I was reminded of this post from May 2012 today, with a Twitter request for easy fast hollandaise sauce. If you have a stick blender this is far and away the best and easiest way to make it. And (despite the fact I haven't had any yet) English asparagus is in full flood at the moment. So boil your sparrows and dip your grass....
I am not particularly precious about only eating English produce, although I will when I can. But I eat my fair share of Fairtrade bananas and extra fine green beans. However, there are some things that I prefer to only eat when they are in season in England. Strawberries, raspberries, rhubarb, gooseberries, purple sprouting broccoli and the King of the English Spring, green asparagus.
Not the thick white spears so beloved of the Italians and Spanish, but the tastier (in my opinion) green ones we get in this country from April (when the weather is fine, it was really late this year, we had such awful cold, wet weather) through to about the end of May. Asparagus comes in many different sizes, from the Extra Choice thick fat spears found in the very best emporia, to the fat bunches of medium thick down to sprue (the very skinny ones) you can find at farm shops in the country and farmers markets here in London.
I like asparagus cold as well. It works well chopped in a salad, in which case I cut the tips off, and slice the stems into inch long segments. Blanch the stems for about a minute, then add the tips for just a few seconds. Strain and straight into cold water. Then drained they can be added to all sorts of salads, rice, pasta, or just a green salad.
I had a real treat this year at La Hogue Farm Shop, during their excellent Garden & Lifestyle Show. I had bought myself some medium sized green asparagus , and came across Chris as I was leaving with my groaning carrier bags. He nipped outside, and came back brandishing a bunch of the most enormous purple spears I have ever seen. Not for the faint hearted these, or for teeny little mouths.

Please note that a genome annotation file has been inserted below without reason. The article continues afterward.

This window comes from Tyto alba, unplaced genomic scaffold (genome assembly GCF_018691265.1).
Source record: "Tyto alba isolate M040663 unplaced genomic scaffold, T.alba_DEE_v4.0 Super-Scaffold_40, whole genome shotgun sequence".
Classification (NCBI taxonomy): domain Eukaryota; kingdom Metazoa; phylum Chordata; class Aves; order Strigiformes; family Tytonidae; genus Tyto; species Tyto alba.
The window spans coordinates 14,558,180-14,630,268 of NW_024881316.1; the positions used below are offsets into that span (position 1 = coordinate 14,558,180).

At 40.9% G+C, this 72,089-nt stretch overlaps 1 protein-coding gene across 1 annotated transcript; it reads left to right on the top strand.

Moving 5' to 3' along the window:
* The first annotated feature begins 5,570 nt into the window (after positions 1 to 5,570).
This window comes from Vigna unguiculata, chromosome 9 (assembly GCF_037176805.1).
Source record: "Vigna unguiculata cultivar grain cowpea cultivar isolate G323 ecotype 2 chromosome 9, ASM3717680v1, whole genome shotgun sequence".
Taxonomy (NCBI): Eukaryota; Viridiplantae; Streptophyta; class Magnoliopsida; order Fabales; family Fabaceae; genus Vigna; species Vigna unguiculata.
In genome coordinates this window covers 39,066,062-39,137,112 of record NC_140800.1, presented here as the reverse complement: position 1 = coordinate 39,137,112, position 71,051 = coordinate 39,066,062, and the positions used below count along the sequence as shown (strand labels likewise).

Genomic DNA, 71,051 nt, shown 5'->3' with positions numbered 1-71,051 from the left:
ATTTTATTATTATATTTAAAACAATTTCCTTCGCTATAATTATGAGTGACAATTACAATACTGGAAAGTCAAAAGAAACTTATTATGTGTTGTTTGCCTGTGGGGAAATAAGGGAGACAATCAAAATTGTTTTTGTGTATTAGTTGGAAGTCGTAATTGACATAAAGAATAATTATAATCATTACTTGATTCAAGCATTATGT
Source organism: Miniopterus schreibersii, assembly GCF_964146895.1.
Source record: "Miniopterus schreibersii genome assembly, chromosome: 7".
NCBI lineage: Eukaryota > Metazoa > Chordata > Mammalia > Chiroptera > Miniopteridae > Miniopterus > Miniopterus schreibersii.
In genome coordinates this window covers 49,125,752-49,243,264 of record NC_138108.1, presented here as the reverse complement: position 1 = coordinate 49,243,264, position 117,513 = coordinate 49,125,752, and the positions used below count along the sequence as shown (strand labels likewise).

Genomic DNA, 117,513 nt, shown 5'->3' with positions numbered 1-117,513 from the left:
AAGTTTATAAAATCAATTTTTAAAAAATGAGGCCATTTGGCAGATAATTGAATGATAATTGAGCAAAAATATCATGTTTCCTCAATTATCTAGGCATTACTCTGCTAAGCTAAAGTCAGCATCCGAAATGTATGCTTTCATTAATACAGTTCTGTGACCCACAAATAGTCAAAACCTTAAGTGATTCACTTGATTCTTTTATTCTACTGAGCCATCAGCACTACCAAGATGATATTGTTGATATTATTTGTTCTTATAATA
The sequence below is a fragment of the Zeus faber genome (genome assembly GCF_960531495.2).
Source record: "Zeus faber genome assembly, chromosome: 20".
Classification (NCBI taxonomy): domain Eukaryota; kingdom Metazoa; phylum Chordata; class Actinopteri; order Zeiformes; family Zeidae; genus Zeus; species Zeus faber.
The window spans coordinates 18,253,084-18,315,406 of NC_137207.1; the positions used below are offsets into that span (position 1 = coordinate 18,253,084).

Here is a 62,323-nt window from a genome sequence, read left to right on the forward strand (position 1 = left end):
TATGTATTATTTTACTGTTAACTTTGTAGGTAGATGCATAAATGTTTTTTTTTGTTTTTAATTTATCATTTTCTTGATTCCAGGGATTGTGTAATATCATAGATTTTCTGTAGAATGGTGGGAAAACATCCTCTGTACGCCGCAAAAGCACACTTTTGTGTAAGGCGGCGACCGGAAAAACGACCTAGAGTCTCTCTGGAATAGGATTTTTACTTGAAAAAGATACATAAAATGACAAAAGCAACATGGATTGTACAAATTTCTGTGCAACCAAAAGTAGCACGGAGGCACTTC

Look, you can see the difference between my green ones and these purple beauties.
The tips were perfect, and HUGE!
These definitely had to be kept as simple as possible. Into a pot of boiling water for barely 2 minutes, and drained to be eaten with a pot of lemon-ny hollandaise sauce. Which I had always thought was tricky.
Aha! Not now I have a stick blender (Christmas present from the Beloved, most happy choice. I was contemplating getting a Bamix, although he didn't know, but the John Lewis one I have is a good solid little workhorse. I recommend.)
I had seen Carl Legge talking about making mayonnaise with his stick blender, and thought hollandaise was probably similar. A quick request on Twitter, and I was assured it was easy peasy. And a quick wander onto the net showed me how to do it in detail.
I used one egg yolk, a pinch of salt, the juice of half a lemon rather than the vinegar, and half a pack (125g) of unsalted butter. I think it took about a minute start to finish, including heating the butter. Amazing!
Plenty of sauce left over, I decided to try some of the green spears griddled instead of blanched.
I know it is fashionable but to be honest, I found the oiliness distracting. It really is better in my view as simple as possible.
With lots of hollandaise of course...